1. Anne Otterson touches many people’s lives through kindness, caring … cooking
  2. Melinda Underkofler welcomes newcomers as the club’s president
  3. Barb Mulligan lends her energies to causes that support families
  4. Life’s lessons keep Mariola Stojic content and moving forward
  5. Her belief in service leads Lisa Lindgren to Soroptimist International

Short URL: http://www.lajollalight.com/?p=5966

Posted by Susan DeMaggio on Nov 11, 2010. Filed under 10 Questions, Life. You can follow any responses to this entry through the RSS 2.0. You can leave a response or trackback to this entry

19 Comments for “UCSD music man Scott Paulson plays it ‘off’ beat”

  1. Joe

    I've seen him perform and his performances really do encourage audience participation. It was simply a lot of fun. If you can visit one of his performances, I strongly suggest that you go and visit them. He is a really nice guy if you talk to him as well. This article helps to understand a bit more where he comes from. Thanks for the article.

  2. Linda

    Scott Paulson is a treasure! Our community needs to know about his unique and enviable brand of entertainment. Once you experience an evening orchestrated by Scott, you'll be back for me. Thank you for this article and spreading the word about Scott! Please keep us posted on his future performances.

  3. Nick Carvajal

    Great story! Paulson is a treasure and a beacon. If you haven't attended a Paulson event you're missing something fun, educational, and utterly unique.

  4. Nick Carvajal

    Great piece! Scott is a treasure and a beacon. If you haven't attended a Paulson event, you're missing an educational, fun and utterly unique experience.

  5. Miranda

    Scott Paulson's shows are amazing. His recent screening of a silent film turned out to be the most unique and entertaining theater event we've ever attended! Thank you for this great article. It is nice to learn more about this extraordinary, dedicated and education-oriented entertainer.

  6. Jim

    Scott is also the one who does the live old-fashioned radio sound effects for Its a Wonderful Life at Cygnet Theate—they do it every year on the stage at Old Town Theatre—they take the movie and present it as a radio drama….the audience members sometimes even dress up like 1940's….

  7. Marie & Andy

    We've gone to his Toy Piano Festival for years and years…and we'll go next year, too!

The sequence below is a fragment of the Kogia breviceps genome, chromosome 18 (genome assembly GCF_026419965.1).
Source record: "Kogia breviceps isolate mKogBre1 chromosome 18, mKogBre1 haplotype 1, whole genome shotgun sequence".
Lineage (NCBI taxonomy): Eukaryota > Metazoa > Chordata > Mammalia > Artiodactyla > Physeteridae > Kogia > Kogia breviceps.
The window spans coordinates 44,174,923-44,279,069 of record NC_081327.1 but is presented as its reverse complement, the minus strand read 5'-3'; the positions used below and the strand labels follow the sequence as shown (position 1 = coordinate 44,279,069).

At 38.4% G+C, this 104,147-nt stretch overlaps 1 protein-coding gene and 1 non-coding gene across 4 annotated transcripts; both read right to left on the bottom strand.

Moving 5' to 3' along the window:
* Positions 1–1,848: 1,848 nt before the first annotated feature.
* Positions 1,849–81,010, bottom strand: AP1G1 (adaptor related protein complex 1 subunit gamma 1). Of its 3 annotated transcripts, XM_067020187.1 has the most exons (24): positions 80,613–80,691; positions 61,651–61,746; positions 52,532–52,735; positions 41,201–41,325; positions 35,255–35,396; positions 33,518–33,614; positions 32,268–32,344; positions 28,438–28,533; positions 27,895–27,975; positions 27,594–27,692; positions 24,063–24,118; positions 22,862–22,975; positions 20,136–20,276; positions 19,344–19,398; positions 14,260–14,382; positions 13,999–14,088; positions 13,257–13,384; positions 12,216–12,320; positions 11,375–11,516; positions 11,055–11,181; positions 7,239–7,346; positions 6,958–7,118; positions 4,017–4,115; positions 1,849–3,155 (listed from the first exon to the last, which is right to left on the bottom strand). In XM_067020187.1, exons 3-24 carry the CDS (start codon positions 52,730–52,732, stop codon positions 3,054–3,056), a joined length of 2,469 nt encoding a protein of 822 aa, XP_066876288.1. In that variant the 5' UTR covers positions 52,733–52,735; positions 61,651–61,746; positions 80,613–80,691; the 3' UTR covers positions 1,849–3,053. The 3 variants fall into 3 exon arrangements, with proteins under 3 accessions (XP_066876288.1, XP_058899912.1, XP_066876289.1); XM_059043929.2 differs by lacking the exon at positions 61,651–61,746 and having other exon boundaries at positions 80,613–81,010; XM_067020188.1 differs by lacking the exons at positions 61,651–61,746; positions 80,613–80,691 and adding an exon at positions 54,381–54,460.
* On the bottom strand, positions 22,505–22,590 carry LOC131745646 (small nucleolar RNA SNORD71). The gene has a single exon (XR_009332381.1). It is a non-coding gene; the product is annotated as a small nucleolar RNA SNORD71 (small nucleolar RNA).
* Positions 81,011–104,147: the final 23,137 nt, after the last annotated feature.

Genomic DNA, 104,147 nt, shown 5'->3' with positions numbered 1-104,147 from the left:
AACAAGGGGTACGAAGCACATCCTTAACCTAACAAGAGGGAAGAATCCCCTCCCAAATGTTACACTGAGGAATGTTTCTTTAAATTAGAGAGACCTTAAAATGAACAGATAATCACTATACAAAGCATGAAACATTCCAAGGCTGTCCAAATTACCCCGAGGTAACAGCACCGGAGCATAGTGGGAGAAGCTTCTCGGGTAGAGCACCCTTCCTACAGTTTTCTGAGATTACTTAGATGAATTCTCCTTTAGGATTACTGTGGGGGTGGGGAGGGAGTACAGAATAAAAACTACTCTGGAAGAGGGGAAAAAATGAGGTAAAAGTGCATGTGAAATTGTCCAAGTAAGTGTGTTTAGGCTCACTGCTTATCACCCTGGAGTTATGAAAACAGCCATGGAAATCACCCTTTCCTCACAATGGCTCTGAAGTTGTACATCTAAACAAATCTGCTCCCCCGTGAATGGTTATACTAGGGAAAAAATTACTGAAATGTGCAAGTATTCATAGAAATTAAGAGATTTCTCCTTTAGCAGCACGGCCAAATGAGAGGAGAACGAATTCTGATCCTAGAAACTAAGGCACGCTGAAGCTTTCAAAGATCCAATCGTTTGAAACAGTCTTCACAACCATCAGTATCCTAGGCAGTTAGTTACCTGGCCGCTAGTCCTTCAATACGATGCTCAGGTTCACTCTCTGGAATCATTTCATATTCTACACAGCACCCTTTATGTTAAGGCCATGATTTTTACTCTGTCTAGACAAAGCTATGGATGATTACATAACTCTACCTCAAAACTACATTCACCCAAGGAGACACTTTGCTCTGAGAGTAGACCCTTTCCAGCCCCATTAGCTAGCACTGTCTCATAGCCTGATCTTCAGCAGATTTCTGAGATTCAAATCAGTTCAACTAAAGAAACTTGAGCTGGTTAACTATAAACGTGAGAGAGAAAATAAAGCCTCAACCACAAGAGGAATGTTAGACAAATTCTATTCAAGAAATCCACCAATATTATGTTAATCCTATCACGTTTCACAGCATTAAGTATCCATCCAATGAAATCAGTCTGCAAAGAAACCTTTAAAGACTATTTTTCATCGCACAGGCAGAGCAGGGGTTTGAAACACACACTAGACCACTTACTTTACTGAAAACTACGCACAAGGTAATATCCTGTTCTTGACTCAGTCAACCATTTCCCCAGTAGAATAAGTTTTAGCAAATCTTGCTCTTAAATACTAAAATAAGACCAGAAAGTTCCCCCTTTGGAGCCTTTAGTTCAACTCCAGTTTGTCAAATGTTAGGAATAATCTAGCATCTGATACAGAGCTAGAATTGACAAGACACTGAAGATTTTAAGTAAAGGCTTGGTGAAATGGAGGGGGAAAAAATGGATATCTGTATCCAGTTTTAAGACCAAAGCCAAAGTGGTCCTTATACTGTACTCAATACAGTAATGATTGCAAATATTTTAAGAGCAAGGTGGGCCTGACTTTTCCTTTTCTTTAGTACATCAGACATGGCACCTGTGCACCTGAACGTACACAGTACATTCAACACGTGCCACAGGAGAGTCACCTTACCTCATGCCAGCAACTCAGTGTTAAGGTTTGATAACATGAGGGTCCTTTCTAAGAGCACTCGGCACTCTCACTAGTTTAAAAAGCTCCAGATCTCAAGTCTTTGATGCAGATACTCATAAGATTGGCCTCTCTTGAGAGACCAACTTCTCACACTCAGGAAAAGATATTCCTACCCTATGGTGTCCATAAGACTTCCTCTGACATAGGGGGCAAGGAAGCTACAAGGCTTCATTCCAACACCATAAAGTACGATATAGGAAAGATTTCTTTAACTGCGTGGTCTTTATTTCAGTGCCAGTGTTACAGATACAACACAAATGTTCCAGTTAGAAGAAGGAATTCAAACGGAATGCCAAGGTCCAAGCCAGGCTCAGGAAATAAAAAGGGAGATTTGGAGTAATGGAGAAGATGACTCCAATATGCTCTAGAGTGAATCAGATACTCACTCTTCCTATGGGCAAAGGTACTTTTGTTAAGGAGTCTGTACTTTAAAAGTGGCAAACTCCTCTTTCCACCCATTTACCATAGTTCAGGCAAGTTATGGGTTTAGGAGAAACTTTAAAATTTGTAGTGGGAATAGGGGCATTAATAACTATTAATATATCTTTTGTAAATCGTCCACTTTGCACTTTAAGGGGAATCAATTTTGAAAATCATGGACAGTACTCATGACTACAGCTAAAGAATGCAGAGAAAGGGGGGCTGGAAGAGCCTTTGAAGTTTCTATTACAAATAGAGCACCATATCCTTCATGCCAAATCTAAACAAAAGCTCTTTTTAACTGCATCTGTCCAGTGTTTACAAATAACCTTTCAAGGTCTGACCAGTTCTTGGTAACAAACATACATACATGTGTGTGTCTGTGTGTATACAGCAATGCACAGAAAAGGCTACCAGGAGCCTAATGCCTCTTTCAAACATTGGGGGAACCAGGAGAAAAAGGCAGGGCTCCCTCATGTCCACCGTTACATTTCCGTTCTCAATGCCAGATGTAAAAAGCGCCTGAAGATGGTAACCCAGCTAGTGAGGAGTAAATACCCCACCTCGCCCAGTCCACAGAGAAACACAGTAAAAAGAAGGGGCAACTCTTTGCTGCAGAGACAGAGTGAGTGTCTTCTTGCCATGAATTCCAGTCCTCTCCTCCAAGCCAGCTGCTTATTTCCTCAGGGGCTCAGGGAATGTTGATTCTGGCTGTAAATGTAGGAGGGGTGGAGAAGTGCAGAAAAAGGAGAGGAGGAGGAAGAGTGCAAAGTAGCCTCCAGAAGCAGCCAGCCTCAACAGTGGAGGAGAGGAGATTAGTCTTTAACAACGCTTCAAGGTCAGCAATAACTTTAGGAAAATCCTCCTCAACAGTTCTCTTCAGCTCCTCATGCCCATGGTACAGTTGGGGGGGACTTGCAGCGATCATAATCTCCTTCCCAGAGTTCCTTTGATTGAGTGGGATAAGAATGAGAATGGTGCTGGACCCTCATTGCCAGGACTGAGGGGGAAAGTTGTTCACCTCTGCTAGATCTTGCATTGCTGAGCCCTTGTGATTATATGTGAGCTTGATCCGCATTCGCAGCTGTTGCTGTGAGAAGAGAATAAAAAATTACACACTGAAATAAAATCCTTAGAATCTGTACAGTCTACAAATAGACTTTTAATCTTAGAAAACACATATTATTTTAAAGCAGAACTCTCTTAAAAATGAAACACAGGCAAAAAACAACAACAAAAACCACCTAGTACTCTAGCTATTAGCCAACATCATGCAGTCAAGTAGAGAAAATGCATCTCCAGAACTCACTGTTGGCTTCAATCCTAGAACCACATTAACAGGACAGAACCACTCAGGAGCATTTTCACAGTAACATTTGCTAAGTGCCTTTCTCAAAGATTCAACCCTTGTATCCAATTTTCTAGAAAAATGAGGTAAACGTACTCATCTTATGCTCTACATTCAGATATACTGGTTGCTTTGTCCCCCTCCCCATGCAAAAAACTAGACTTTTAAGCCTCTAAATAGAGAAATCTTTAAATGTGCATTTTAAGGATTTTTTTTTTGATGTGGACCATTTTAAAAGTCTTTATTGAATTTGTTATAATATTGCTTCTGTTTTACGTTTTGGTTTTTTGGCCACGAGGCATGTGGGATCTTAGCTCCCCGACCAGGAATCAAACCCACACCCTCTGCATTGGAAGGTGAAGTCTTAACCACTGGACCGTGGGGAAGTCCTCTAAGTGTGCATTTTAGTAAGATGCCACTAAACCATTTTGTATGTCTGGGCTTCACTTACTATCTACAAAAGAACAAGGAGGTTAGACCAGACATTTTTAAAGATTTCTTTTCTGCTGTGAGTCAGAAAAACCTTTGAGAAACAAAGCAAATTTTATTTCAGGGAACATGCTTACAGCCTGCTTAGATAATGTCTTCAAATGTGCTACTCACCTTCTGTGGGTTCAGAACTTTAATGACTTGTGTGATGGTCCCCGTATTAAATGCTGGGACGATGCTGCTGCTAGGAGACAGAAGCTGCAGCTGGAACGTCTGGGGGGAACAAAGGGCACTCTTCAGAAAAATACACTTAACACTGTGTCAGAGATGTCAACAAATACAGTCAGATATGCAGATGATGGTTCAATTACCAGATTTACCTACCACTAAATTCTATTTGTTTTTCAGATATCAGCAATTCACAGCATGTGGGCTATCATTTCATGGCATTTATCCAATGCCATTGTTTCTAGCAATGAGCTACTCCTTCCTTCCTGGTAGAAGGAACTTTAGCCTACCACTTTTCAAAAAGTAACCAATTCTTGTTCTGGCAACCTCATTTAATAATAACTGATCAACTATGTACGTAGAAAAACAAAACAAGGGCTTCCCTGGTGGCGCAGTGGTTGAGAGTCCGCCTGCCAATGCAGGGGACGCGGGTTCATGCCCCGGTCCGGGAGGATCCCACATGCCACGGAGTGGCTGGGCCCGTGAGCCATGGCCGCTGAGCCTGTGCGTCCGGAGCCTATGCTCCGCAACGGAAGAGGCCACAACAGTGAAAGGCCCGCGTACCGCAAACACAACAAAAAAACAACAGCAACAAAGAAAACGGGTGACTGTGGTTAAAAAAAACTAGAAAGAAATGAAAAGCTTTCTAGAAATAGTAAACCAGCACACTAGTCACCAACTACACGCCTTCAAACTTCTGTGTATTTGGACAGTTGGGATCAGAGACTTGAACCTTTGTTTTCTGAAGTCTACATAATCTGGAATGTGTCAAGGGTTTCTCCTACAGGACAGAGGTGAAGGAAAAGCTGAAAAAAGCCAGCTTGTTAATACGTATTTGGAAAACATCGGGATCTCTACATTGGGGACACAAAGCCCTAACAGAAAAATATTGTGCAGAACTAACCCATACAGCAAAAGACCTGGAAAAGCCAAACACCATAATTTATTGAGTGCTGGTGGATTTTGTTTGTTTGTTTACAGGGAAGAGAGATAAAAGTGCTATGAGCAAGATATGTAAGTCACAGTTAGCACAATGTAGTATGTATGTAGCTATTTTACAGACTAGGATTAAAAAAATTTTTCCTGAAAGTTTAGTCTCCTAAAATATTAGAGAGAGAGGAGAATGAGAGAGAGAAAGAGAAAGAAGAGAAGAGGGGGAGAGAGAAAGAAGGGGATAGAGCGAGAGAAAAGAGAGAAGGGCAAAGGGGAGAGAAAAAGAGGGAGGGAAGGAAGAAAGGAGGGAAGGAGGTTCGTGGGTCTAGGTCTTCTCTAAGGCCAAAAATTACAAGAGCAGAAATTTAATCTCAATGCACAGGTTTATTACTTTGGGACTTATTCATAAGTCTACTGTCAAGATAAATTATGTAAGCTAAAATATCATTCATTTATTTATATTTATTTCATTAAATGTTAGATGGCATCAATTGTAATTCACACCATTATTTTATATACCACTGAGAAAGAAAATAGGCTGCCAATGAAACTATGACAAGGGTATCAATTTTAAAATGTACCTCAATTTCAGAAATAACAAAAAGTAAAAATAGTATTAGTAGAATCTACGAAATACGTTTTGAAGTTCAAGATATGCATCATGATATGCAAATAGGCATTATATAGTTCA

8. Fran

    He played at our Communications class at UCSD last month. The reading that week was about silent film and our professor invted Scott to perform. He came with his instruments and made us play for the movie. Most of us didn't know how to play musical instruments, but he picked out ritual instruments and wild noisemakers and easy to play instruments like autoharp and, with his help, we performed for an hour. I didn't realize how alive silent film could become.

  9. Anthony

    Scott really brings something special to the UCSD Arts Library. Can't imagine it without him!

  10. Clara

    On Halloween he was at Geisel Library with his collection of theremins and anyone who wanted to could play on them! They are played by waiving your hands near antannae….and the make a ooooOOOOeeeEEEoooOOeeeeEEE sound…. PERFECT activity in that spaceship-looking building on that spooky day. He gave some quick instruction on the instrument and helped us look up things on-line about the theremin…

  11. Jan

    I remember when there used to be a Bach Society in La Jolla and he hosted events that made Bach seem very friendly. Nice to read that he is still active in the area here.

  12. La Jolla Girl

    Our whole family saw his silent film screening of old movies made in La Jolla and starring La Jolla actors….we had no idea those films existed…his presentation of the films with live music was very authentic…I see what he means by appreciating the landscape and landmarks, because even though those films were from the 1920s there was still a lot we recognized

  13. Denice

    I took my mother and my daughter to Scott's Nancy Drew event at the UCSD library last year. There was an exhibit of Nancy Drew books & toys and a radio drama version of a Nancy Drew mystery done live with sound effects. Before and after the radio mystery show, children and seniors were quite intent on sharing Nancy Drew stories with each other and it was quite a tribute to see how all those different age groups became one big overexcited fan club for Nancy Drew AND for Scott.

  14. Bill

    Loved the last line of this article.
    It certainly is okay to be a late bloomer
    Seems to me you'll appreciate your success all the more.

  15. Mark

    I iike his summer iibrary exhibits and the live events that are tied into the exhibit themes. There was one where everyone did an Etch-A-Sketch **that toy with the knobs that you use to draw lines** while we listened to live music that he performed and all our 'sketches' were put in the exhibit cases at the end of the concert. It was both fun and hard to do and many of the people there surprised themselves with some fantastic 'sketches' .
    He also did a Tom Swift exhibit with live 'radio' shows of TOm Swift stories right at the exhibit itself. Great to remind people about the literary Heros of the past that inspired young people years ago.

  16. Sara

    Best "10 QUESTIONS" answers EVER!

  17. CLAM

    His performances are always so fun and exciting! I love how he encourages the audience to participate and teaches us things while having fun. I will definitely come to another one of his activities or showings.

  18. jan

    I LOVE Scott….his tremendous enthusiasm for life and people shows in all that he does. This interview is indicative of his wide range of passions and his caring nature. I only wish I lived in the San Diego area so that I could see / hear all of the wonderful stuff he's doing. *Rock On, Scott!*

  19. Lisa

    An insightful interview, with questions worthy of such an interesting guy!